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Tuesday, August 11, 2009

Mortgage Laws and the Case for Moving Insurance Across State Lines

The most common argument against allowing health insurance to move across state lines is that each state has their own state laws governing health insurance and thus it is not practical to do this. Different states have different levels of regulations and allowing health insurance to cross state lines would turn into chaos and take power away from the states the critics say. The critics say that insurance companies will simply set up shop in those states with the loosest regulations.

Today, I asked Sandy Praeger to share her perspective on the issue. Praeger is insurance commissioner for Kansas and president of the National Association of Insurance Commissioners.

Praeger told me she was against lifting restrictions on the sale of insurance across state lines.If the change was implemented, here’s what she predicts will happen: Insurers will set up shop in states with few regulations and market low-cost policies to people across the country. These policies will offer minimal coverage and appeal primarily to younger consumers.

“It will be a race to the bottom,” Praeger said, and there will be “very few consumer protections. … You’ll have plans that don’t cover the benefits that people need. … And healthy people are going to buy those less costly plans, because they don’t think they need [the protection].”

Now, I have dealt with something similar in mortgages for years. In fact, in mortgages, there are numerous state laws and federal laws. For instance, in Illinois, there is something called the Illinois high cost law. This law does two things. First, it sets a maximum rate that any borrower can be charged on any loan. Second, it sets the maximum fees that can be charged on any loan, 5.5%. My only experience with Illinois high cost was when a protege of mine tried to do a difficult loan that was deemed illegal at the end of the process. This was a loan on an investment property with a borrower with a marginal credit score and they were putting little down to purchase the property. As such, the rate on the loan approached 11%. Everything seemed fine until we got the loan ready to close and the bank realized it couldn't be done because the rate was illegal. In fact, there was no way to make the loan legal.

Illinois high cost also comes up often for FHA loans. That's because there is a 1.5% fee that FHA charges up front for Mortgage Insurance Premiums. As such, before anyone charges a single dime, there is already 1.5% of the 5.5% used. Of course, different banks have different interpretations of whether or not that 1.5% should be counted in the overall 5.5%. So, often there are disputes between bank and broker about whether or not a loan has exceeded the Illinois High Cost law.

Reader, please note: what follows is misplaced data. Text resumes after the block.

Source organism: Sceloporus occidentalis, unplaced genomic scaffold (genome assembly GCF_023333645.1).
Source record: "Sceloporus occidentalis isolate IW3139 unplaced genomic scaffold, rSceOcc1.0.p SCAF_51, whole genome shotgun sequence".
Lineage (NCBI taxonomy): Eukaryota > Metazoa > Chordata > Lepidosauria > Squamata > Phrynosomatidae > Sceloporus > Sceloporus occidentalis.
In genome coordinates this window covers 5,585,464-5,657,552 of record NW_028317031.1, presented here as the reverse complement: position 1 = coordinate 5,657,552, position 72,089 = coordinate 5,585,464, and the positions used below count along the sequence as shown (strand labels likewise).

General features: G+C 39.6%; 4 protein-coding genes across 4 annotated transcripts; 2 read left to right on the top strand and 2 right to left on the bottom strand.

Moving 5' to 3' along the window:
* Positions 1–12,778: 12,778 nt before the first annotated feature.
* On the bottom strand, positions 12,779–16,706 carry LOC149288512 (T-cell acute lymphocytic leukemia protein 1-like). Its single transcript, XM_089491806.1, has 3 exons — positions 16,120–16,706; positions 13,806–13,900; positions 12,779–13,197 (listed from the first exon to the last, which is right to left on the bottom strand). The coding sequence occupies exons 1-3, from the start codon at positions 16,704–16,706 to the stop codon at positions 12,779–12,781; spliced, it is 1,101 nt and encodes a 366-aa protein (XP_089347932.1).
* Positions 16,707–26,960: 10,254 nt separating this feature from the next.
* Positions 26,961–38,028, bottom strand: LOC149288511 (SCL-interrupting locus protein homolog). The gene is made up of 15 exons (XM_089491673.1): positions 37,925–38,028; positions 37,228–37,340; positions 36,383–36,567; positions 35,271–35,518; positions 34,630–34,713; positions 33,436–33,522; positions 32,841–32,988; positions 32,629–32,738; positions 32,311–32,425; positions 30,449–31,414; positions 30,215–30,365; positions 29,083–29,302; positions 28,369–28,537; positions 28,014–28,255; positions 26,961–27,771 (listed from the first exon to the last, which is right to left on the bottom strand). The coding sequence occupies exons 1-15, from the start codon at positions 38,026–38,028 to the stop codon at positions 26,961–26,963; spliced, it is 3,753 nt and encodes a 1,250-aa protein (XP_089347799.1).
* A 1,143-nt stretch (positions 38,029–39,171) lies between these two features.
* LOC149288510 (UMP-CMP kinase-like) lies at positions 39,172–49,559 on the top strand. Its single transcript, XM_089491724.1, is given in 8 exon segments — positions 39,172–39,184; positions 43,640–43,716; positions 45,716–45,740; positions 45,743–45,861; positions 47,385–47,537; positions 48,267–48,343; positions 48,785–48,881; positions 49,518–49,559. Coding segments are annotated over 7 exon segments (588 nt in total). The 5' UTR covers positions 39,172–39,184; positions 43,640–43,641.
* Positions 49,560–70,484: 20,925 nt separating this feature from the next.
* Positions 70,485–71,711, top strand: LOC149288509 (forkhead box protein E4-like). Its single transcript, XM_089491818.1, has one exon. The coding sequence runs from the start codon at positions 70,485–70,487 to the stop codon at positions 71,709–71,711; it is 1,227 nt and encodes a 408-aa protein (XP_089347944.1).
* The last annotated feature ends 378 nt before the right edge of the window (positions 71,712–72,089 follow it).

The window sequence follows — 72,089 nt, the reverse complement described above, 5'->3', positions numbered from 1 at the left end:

That's just in the state of Illinois. The state of Minnesota has created all sorts of state laws to prohibit "predatory lending". The state of North Carolina also has very strict "predatory lending" laws. If a bank wants to do business in any state, they must follow the laws of that state along with federal laws as well rules set out by Fannie/Freddie and FHA. Sometimes, laws become so burdensome that banks actually stop doing business in a state. For instance, HB 4050, in my county of Cook, became so burdensome in 2006 that dozens of banks simply stopped doing business in that County.

Why do I point this out? It's because mortgages is among the most heavily regulated industries in the country. Anyone who has ever closed on a loan knows full well just how regulated it is since they sign hundreds of pages worth of closing documents in response to regulation. We have something called a regulation z. That's because there are so many regulations that they span the alphabet. Each individual state sets out their own regulations along with federal regulations. Yet, banks are able to sell loans across state lines even despite this hyper regulation.

In other words, the mortgage industry allows for mortgages to "cross state lines" despite the plethora of competing regulations. In fact, banks, much like insurance companies, set up shop in one state and then sell mortgages across state lines. They are able to figure out how to navigate all of the state laws, federal laws, and other regulations, and still be able to produce their product in all fifty states at one time. The regulations and complexity of mortgages is no less than is the regulations and complexity of health insurance. Yet, banks are able to figure out how to sell mortgages across state lines, and no one is claiming that you can only get a mortgage from a bank in your home state. In the same way, we could figure out how to sell health insurance across state lines.


Anonymous said...

What role does federal mortgage pre-emption play in their ability to do so?

And what of the tendency of credit card companies to set up shop in North Dakota and Delaware, the only two states with no usury laws?

FHA Loan Guidelines said...

I guess the federal mortgage have so much work to do regarding all these. They are tasked to monitor the trend of the financial hit on these businesses.

will said...

They are tasked to monitor the trend of the financial hit on these businesses.

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